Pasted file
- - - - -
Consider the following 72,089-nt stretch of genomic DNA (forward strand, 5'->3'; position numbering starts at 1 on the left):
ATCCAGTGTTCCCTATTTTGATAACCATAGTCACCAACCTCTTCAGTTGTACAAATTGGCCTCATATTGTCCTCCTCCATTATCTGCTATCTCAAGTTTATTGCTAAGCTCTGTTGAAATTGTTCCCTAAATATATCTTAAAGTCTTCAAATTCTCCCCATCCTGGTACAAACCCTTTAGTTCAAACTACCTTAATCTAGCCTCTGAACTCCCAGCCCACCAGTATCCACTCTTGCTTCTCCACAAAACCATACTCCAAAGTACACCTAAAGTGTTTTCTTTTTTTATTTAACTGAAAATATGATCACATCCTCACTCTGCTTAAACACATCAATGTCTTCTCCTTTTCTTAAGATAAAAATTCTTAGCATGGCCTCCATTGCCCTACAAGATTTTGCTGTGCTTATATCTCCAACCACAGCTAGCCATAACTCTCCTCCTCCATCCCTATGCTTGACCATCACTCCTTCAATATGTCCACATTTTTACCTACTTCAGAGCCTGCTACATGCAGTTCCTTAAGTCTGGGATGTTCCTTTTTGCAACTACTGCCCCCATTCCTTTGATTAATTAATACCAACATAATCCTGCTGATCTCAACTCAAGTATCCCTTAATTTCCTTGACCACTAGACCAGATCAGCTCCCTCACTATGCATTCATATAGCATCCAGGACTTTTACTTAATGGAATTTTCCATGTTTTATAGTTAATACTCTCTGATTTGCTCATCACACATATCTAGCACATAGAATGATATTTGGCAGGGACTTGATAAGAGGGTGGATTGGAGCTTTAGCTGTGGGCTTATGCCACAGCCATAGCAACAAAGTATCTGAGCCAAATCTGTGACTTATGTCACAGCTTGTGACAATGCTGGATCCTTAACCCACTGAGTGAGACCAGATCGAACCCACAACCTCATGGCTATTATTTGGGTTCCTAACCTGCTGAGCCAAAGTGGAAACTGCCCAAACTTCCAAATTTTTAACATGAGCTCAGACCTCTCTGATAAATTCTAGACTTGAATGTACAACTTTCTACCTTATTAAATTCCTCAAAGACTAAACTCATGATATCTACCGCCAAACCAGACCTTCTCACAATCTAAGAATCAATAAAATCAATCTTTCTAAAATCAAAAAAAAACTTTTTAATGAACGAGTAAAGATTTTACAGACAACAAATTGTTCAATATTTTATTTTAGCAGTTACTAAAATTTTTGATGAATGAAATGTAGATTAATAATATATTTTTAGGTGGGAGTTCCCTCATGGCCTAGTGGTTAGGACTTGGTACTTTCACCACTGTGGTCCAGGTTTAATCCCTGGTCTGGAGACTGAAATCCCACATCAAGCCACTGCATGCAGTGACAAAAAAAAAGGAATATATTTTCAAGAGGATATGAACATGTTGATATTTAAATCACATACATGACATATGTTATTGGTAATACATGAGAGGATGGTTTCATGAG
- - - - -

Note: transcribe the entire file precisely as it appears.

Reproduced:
Consider the following 72,089-nt stretch of genomic DNA (forward strand, 5'->3'; position numbering starts at 1 on the left):
ATCCAGTGTTCCCTATTTTGATAACCATAGTCACCAACCTCTTCAGTTGTACAAATTGGCCTCATATTGTCCTCCTCCATTATCTGCTATCTCAAGTTTATTGCTAAGCTCTGTTGAAATTGTTCCCTAAATATATCTTAAAGTCTTCAAATTCTCCCCATCCTGGTACAAACCCTTTAGTTCAAACTACCTTAATCTAGCCTCTGAACTCCCAGCCCACCAGTATCCACTCTTGCTTCTCCACAAAACCATACTCCAAAGTACACCTAAAGTGTTTTCTTTTTTTATTTAACTGAAAATATGATCACATCCTCACTCTGCTTAAACACATCAATGTCTTCTCCTTTTCTTAAGATAAAAATTCTTAGCATGGCCTCCATTGCCCTACAAGATTTTGCTGTGCTTATATCTCCAACCACAGCTAGCCATAACTCTCCTCCTCCATCCCTATGCTTGACCATCACTCCTTCAATATGTCCACATTTTTACCTACTTCAGAGCCTGCTACATGCAGTTCCTTAAGTCTGGGATGTTCCTTTTTGCAACTACTGCCCCCATTCCTTTGATTAATTAATACCAACATAATCCTGCTGATCTCAACTCAAGTATCCCTTAATTTCCTTGACCACTAGACCAGATCAGCTCCCTCACTATGCATTCATATAGCATCCAGGACTTTTACTTAATGGAATTTTCCATGTTTTATAGTTAATACTCTCTGATTTGCTCATCACACATATCTAGCACATAGAATGATATTTGGCAGGGACTTGATAAGAGGGTGGATTGGAGCTTTAGCTGTGGGCTTATGCCACAGCCATAGCAACAAAGTATCTGAGCCAAATCTGTGACTTATGTCACAGCTTGTGACAATGCTGGATCCTTAACCCACTGAGTGAGACCAGATCGAACCCACAACCTCATGGCTATTATTTGGGTTCCTAACCTGCTGAGCCAAAGTGGAAACTGCCCAAACTTCCAAATTTTTAACATGAGCTCAGACCTCTCTGATAAATTCTAGACTTGAATGTACAACTTTCTACCTTATTAAATTCCTCAAAGACTAAACTCATGATATCTACCGCCAAACCAGACCTTCTCACAATCTAAGAATCAATAAAATCAATCTTTCTAAAATCAAAAAAAAACTTTTTAATGAACGAGTAAAGATTTTACAGACAACAAATTGTTCAATATTTTATTTTAGCAGTTACTAAAATTTTTGATGAATGAAATGTAGATTAATAATATATTTTTAGGTGGGAGTTCCCTCATGGCCTAGTGGTTAGGACTTGGTACTTTCACCACTGTGGTCCAGGTTTAATCCCTGGTCTGGAGACTGAAATCCCACATCAAGCCACTGCATGCAGTGACAAAAAAAAAGGAATATATTTTCAAGAGGATATGAACATGTTGATATTTAAATCACATACATGACATATGTTATTGGTAATACATGAGAGGATGGTTTCATGAG